Angelle Haney Gullett
Photo: (source: Steven Gullett)
Photo: (source: Steven Gullett)

Colonel White grad’s film set to premiere on Lifetime 

“It is exciting the first time you see your words being brought to life on the screen you’ve been watching all of your life.” 

A Wright State grad’s psychological tale of torture and triumph is heading to prime time. 

Angelle Haney Gullett, a former Dayton Daily News writer and editorial assistant, said cases like that of now-deceased Cleveland kidnapper Ariel Castro — who held women in bondage for years — helped inspire her to write “Her Worst Nightmare.” 

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The movie premieres at 8 p.m. Sunday, Aug. 26 on the Lifetime cable network. 

It is the first of Haney Gullett’s screenplays to be made into a movie.  


“I hope the movie connects to people and I hope that it opens the door for me to write more stories, tell more people’s truth,” Haney Gullett, now a Los Angeles resident, said. “It is exciting the first time you see your words being brought to life on the screen you’ve been watching all of your life.”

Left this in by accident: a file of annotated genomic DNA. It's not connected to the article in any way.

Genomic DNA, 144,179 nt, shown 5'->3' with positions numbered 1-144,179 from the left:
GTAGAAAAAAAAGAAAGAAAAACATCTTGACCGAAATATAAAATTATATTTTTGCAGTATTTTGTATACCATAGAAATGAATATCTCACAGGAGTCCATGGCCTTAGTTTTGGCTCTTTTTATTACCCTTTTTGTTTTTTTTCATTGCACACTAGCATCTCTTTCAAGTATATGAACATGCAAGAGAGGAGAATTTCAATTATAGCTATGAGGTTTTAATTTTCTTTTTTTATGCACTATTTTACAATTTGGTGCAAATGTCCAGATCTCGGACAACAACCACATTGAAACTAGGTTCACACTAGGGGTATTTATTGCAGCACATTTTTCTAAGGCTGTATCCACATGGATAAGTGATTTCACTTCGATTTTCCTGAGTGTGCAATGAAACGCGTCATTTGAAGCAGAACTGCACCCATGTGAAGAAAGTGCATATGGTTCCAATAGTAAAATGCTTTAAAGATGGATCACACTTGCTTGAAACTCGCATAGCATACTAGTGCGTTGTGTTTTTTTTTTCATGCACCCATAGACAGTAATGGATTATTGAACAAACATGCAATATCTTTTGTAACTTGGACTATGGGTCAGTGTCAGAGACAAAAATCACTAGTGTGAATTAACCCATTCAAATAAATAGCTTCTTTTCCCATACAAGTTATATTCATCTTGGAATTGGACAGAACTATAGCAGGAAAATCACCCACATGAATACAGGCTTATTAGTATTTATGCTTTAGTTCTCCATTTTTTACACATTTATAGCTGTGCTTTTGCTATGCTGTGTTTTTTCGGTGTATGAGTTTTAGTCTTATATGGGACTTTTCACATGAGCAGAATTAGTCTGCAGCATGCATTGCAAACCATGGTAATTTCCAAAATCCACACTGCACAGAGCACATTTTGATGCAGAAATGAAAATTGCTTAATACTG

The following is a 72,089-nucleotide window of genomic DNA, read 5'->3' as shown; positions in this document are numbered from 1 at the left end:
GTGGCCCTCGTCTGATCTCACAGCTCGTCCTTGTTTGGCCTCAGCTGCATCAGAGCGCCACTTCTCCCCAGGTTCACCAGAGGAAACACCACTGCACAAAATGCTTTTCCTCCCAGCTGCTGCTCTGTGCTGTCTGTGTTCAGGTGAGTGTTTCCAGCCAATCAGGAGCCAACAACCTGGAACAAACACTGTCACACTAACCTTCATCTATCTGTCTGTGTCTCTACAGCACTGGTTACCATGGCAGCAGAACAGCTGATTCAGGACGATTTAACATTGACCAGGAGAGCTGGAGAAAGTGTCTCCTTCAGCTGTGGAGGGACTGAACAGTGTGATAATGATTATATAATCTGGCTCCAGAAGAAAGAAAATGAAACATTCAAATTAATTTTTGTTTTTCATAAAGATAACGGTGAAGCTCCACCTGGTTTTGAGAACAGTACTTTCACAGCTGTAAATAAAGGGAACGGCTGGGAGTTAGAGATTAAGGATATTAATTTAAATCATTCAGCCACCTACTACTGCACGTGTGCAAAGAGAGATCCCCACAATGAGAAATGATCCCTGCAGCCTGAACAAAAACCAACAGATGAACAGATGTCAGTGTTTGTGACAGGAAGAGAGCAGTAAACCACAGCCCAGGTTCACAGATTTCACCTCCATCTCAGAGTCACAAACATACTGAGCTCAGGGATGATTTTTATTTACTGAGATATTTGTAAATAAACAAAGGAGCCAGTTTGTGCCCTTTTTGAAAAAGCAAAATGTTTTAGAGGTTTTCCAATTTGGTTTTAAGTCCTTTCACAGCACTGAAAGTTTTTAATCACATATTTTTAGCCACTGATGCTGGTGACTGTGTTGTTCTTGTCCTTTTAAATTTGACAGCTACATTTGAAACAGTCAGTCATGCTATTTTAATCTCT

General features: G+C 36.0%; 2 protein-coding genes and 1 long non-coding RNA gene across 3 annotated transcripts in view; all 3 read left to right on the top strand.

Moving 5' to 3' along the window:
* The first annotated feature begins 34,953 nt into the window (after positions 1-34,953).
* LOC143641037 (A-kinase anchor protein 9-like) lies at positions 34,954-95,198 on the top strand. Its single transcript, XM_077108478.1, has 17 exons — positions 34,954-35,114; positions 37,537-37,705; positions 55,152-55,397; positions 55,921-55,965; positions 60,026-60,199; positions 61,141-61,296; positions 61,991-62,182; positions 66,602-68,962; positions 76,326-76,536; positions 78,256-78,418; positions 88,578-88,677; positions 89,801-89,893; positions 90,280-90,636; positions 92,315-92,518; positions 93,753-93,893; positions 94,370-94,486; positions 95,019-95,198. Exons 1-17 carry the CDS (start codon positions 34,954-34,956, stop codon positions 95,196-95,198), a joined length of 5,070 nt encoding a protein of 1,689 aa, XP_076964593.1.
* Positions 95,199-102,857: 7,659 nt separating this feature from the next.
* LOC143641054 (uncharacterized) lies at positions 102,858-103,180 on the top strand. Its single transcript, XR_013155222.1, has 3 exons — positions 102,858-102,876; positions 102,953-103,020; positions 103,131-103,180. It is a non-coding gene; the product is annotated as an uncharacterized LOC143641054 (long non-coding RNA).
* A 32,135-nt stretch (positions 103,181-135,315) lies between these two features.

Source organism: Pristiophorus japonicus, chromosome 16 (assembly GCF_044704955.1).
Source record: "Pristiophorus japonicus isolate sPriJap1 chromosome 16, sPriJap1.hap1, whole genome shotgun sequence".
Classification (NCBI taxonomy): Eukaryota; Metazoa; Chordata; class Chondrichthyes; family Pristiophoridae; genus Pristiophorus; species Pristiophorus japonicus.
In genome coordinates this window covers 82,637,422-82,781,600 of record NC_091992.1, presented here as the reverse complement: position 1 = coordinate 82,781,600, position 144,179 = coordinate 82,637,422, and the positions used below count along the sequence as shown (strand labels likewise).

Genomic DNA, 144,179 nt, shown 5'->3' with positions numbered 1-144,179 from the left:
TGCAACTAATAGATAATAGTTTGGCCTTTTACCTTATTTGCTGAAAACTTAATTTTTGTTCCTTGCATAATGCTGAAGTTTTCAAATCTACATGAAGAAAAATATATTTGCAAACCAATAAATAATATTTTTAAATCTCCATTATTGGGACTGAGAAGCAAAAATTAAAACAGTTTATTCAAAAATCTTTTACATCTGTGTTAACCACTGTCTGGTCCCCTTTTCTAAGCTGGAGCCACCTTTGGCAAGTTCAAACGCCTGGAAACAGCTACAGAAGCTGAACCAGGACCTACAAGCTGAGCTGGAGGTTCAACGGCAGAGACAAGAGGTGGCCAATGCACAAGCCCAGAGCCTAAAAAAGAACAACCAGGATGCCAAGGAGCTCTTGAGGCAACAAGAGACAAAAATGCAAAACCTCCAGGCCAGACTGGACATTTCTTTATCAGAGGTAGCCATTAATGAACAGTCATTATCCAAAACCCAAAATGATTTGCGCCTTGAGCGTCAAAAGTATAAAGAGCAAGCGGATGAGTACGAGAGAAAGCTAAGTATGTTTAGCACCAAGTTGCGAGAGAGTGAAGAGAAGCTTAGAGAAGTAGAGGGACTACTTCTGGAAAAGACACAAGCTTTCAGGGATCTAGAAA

Haney Gullett, also an actress and voice artist, developed a love of the written word from her parents, Sue Kauth, now of Greenville, and Tom Johnson, now of Beavercreek.

The film tells the story of Dakota (Claire Blackwelder) following her rescue from a basement where she was abused by her kidnapper. Dakota tries to pick up the pieces of her life only to discover that she is being stalked. 

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The movie is set at an unnamed Midwest college. Haney Gullett said she drew from her time at Wright State and her time in journalism for the film. 

 “Her best friend is a cub reporter for the college newspaper and talks about FOA requests and public records,” she said with a laugh. 

Once a fixture in Dayton’s music scene and a Dayton Daily News club and bar reviewer, Haney Gullett and her husband, musician Steven Gullett, moved to Los Angeles in September 2007.

 The film is not about the violence of Dakota’s captivity, but what happens next, Haney Gullett said.

“It is easy to take a moment of violence,” she said. “It is more interesting to find the drama in what happens afterwards as we survive.” 

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Dayton native Angelle Haney Gullett on the Louisville set of "Her Worst Nightmare," her first screenplay to be turned into a movie.
Photo: Picasa

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